Volume 23, Issue 3 (Scientific Journal of Hamadan University of Medical Sciences-Autumn 2016)                   Avicenna J Clin Med 2016, 23(3): 214-220 | Back to browse issues page

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1- Hamadan University of Medical Sciences , fallah@umsha.ac.ir
Abstract:   (4663 Views)

Introduction: Intestinal helminthesof dogs are a serious threat to human health and may cause dangerous diseases such as: hydatidosis and visceral larva migrans,thatwhich cause severe complications in human. The aim of this study was to determine the prevalenceof intestinal helminthes of stray dogs in Hamadan city, Iran..

Methods: A total of 103 stray dogswere shot in the inner and around of the city in year 2015. Following necropsy, the intestines' contents of dogs were examined for helminthes macroscopically. Then, the collected worms, after washing with saline,were counted and identified according to being Nematode, Cestodeor Acantcephala. Then, collected Nematodes were put in glass containers containing 70% ethanol-glycerine and Cestodes after processing on slides were put in the 10% formalin. To identify the species of helminthes, the Cestodes were stained using carmine acid and Nematodes were cleared in lacto-phenol.

Results: Result indicated that, 74(71.8%)stray dogs were infected at least by one species of intestinal helminthes. The species of parasites were as follows: Echinococcus granulosus 37.9%, Dipylidium caninum 51.5%, Toxocara canis 19.4%, Taenia hydatigena 24.3%, T. multiceps 2.9%, T. ovis 1.9%, Mesocest oideslineatus 4.9%, and Acantho cephala 5.8%.There was no association between insex, season and region with prevalence of intestinal helminthes (P > 0.05). On the other side, there was a significant deference (P < 0.05) between the prevalence of intestinal helminthes and dogs' age.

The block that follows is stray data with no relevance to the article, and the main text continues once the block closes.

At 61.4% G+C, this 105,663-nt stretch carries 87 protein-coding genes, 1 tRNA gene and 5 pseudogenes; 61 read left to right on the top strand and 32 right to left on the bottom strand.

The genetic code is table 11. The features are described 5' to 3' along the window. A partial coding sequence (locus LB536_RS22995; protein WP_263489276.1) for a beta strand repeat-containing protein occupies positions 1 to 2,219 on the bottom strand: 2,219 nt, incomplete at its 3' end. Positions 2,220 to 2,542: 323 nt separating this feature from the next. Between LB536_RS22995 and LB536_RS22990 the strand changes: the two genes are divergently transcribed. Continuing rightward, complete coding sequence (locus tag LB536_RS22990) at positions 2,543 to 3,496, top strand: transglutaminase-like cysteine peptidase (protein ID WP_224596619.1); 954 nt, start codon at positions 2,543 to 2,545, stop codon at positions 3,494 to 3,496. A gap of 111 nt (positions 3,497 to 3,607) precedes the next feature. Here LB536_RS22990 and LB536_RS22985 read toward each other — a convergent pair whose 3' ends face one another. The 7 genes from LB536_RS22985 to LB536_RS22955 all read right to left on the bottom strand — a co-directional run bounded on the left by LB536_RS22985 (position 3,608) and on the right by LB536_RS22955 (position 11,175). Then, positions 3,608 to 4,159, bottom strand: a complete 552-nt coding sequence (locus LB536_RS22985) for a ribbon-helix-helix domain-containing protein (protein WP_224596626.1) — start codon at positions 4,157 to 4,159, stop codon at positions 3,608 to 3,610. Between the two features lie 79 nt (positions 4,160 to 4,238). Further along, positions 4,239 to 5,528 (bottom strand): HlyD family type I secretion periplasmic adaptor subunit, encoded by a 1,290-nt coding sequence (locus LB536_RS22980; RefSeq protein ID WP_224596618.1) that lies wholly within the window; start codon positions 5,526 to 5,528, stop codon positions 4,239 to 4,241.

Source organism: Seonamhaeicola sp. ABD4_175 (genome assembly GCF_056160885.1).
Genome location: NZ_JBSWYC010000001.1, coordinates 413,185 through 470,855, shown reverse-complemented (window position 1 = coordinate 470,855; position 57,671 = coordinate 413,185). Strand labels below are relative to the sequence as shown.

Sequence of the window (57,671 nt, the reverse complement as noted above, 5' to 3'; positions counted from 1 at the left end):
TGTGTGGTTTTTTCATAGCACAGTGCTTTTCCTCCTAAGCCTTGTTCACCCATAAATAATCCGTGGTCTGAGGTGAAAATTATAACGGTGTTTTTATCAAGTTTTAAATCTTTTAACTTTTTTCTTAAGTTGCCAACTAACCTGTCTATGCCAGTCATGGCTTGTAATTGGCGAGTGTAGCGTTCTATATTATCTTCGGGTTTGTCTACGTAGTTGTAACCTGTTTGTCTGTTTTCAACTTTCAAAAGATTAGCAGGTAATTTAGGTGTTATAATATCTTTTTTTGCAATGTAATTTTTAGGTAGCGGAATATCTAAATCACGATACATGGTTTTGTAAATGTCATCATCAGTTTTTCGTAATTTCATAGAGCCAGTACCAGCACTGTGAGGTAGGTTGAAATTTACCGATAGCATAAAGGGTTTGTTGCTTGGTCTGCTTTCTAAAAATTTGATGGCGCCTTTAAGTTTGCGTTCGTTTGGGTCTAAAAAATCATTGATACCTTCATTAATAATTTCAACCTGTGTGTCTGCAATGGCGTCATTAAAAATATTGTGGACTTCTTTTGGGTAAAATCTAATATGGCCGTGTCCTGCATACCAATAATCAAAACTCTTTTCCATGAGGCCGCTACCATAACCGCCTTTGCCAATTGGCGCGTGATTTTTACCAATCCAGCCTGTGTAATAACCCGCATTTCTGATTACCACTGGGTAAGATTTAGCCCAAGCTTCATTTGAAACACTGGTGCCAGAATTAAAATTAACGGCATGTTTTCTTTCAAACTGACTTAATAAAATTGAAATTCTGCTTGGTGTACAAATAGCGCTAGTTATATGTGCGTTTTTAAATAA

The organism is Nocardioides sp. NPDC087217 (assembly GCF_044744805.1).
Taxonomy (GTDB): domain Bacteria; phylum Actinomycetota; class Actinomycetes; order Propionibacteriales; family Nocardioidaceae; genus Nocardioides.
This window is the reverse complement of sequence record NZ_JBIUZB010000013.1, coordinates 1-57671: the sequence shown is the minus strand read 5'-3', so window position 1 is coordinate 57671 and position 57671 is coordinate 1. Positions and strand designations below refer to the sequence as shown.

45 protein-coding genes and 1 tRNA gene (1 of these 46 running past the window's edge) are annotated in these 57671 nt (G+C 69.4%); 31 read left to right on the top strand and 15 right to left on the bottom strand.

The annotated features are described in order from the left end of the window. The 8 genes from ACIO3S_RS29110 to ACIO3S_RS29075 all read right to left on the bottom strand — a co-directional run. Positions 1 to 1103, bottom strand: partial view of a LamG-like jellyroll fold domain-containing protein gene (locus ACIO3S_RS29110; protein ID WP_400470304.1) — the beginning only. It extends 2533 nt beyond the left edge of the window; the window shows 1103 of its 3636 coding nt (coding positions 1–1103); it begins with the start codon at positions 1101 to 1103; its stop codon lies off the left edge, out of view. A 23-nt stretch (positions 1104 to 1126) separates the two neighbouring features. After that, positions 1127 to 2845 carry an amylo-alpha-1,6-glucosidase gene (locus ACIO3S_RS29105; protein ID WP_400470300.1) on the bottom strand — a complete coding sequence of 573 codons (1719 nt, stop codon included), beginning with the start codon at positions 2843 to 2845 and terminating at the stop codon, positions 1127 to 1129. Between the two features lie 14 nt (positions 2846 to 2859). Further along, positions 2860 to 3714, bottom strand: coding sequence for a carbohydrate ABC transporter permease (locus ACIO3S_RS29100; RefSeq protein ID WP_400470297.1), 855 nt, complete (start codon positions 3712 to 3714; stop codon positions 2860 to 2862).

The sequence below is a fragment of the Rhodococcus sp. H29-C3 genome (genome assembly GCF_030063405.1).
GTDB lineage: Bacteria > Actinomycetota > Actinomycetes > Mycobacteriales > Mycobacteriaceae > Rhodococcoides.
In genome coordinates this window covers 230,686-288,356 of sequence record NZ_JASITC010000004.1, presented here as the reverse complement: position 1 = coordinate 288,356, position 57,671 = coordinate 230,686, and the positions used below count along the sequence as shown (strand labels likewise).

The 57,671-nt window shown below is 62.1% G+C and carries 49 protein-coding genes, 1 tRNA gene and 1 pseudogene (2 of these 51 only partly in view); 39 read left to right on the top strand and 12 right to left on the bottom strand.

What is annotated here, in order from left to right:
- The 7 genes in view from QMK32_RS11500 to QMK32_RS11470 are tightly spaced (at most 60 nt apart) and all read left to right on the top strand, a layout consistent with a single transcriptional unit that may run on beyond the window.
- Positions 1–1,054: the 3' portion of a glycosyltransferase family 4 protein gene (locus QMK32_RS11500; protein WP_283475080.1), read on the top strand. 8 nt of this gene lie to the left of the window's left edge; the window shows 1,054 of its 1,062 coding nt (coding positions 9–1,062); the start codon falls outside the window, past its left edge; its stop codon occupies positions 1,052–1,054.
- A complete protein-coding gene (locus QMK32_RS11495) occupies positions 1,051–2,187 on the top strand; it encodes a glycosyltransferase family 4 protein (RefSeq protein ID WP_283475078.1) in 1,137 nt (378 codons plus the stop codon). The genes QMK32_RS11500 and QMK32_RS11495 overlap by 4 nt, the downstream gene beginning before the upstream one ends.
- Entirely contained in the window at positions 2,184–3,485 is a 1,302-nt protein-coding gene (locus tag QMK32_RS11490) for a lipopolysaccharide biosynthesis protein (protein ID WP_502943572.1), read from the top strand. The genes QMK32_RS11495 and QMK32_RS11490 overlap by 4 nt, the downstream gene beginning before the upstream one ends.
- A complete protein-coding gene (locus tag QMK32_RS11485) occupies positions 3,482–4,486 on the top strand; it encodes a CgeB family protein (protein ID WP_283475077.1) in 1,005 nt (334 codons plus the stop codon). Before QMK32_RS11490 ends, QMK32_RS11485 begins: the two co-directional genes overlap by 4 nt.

Conclusions: This study indicatesd that,infection rate of helminthes in stray dogs is washigh in Hamadan city. These parasites are important in terms of human health and economic aspects. Therefore, it is more essential that public health authoritiesto develop control strategies for stray dogs' population.

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Type of Study: Original | Subject: Other Clinical Specialties

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